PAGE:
Monday, March 14, 2011

What I Learned About Writing From

Joss Whedon

If you don’t recognize the name, you will probably recognize his work.  Joss is the creative force behind Buffy the Vampire Slayer, Angel, Doll House, Dr. Horrible’s Singalong Blog and Firefly.  After that list, I may not have to say anything else.
But I will.

1)      Write strong characters

And I don’t just mean physically strong, although Joss does tend to like his characters to have some sort of physical strength.  Even the characters who don’t have a particular physical prowess have other strengths—intelligence, humor, tenacity, sympathy, healing, teaching.

Every protagonist in the Whedonverse is surrounded by a group of friends, or colleagues, or crew.  Each one of these supporting characters serves a solid purpose within the group.  Take any one away, and the group suffers.

I’m not there yet with my cast of characters.  But I’m trying.  Reruns of his shows help.

2)      Be original

Yes, there was a Buffy the Vampire Slayer movie before the series.  Joss Whedon was the writer, but not the director or producer.  The movie didn’t quite live up to what he had in mind, so he penned the series. 

Let’s look at a few of Joss’ creations:

--A teenage girl with superhuman strength, born to kill vampires and demons.
--A vampire who was cursed with a soul by gypsies.
--A girl whose mind is wiped clean and replaced with memories and personalities of another person
--A spaceship captain with criminal tendencies who ends up saving people
--A wannabe mad scientist who really just wants to get the girl (set to music)

One of these creations would be a coup for me, but Joss just keeps churning them out.  One great character after another.

3)      Well-placed humor can both relieve and heighten tension

Joss Whedon’s shows are full of action and suspense.  And humor.  Quirky, often unexpected humor.  Smart humor.  Things like "If every vampire who said he was at the crucifixion was actually there, it would have been like Woodstock"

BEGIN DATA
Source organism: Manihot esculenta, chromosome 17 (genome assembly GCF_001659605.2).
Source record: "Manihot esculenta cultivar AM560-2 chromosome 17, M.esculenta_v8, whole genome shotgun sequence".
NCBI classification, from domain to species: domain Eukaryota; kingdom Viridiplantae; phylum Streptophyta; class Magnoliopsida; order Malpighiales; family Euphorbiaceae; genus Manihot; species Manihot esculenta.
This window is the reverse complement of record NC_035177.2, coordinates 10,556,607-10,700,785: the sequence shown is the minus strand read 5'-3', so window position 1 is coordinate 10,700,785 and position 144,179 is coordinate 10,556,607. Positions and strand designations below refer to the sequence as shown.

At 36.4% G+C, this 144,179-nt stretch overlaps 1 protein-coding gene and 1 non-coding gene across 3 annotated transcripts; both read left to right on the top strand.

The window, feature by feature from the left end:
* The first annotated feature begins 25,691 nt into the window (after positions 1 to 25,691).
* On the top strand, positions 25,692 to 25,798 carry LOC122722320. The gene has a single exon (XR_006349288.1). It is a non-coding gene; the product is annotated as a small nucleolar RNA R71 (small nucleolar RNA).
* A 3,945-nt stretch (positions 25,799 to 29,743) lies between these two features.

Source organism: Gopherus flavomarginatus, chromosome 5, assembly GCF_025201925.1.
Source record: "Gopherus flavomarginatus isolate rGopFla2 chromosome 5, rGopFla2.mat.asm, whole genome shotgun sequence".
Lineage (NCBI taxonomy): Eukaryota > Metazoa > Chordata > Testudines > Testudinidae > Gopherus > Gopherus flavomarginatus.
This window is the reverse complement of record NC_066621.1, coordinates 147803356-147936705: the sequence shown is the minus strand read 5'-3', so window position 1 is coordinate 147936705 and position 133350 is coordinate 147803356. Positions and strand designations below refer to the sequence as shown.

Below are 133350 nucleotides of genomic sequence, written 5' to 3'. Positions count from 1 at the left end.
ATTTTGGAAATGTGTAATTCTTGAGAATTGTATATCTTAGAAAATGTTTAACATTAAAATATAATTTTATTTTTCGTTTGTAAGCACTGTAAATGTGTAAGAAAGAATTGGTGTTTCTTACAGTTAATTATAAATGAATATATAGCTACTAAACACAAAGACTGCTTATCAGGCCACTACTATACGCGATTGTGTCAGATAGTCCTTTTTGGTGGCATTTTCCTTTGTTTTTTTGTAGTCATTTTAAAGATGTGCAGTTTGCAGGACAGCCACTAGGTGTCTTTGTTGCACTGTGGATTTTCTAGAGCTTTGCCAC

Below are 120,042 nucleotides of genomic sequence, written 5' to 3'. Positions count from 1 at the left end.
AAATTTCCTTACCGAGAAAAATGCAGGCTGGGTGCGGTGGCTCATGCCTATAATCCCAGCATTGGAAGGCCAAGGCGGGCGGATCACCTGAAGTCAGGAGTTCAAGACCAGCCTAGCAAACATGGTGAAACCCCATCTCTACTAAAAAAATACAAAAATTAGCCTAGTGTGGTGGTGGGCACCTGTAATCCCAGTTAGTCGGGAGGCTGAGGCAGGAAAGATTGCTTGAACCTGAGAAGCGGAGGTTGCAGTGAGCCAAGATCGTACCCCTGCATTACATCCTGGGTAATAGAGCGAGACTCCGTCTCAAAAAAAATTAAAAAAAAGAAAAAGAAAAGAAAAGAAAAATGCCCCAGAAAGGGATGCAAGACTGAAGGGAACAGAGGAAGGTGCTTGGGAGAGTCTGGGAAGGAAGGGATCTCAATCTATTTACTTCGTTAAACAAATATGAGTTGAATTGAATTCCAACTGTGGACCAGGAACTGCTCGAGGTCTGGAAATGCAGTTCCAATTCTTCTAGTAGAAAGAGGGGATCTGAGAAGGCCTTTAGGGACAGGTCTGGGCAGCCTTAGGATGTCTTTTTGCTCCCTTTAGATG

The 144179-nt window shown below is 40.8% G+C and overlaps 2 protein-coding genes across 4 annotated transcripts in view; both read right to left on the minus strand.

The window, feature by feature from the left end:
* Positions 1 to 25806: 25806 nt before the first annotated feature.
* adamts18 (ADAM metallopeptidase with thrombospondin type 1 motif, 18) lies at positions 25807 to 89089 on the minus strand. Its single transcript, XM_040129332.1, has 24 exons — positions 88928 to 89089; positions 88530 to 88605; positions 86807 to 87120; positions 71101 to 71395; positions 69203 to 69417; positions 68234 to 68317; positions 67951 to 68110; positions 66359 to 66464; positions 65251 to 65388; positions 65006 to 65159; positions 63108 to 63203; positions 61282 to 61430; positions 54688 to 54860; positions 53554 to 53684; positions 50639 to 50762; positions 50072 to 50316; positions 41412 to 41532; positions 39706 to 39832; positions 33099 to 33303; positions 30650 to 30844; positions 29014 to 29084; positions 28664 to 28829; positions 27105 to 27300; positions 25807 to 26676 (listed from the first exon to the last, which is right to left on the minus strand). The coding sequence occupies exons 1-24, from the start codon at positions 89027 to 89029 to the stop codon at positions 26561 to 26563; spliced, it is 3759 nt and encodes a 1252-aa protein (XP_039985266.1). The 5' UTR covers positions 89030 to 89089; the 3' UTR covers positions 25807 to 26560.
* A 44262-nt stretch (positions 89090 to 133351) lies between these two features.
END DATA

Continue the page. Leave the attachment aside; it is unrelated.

Then there are the quips mid-action.  After watching a few of the shows, the viewer realizes that a character who cracks a joke during a fight may just be the next victim. 

Do you use humor in your writing?  Is it used to relieve tension?  Build it? 

4)      Sometimes it’s okay if your protagonist isn’t very likeable

Buffy is a teenager.  A teenager with a huge responsibility.  Occasionally she gets a bit cranky.  Especially when her vampire boyfriend gets all evil and stuff.   Or if she’s trying to protect someone who won’t listen to her.

Angel can switch to the evil Angelus at time.  Even with friends all around him, he keeps secrets.  Secrets that can be dangerous to those friends.

Captain Mal is often sharp-tongued, saying mean hurtful things to his crew.

Yet, we love these characters, because they are flawed.  They work all the time to be better, do better.  But they aren’t perfect, and never will be.  Just like us.  

Are your characters too perfect?  What unexpected flaw could you give them?

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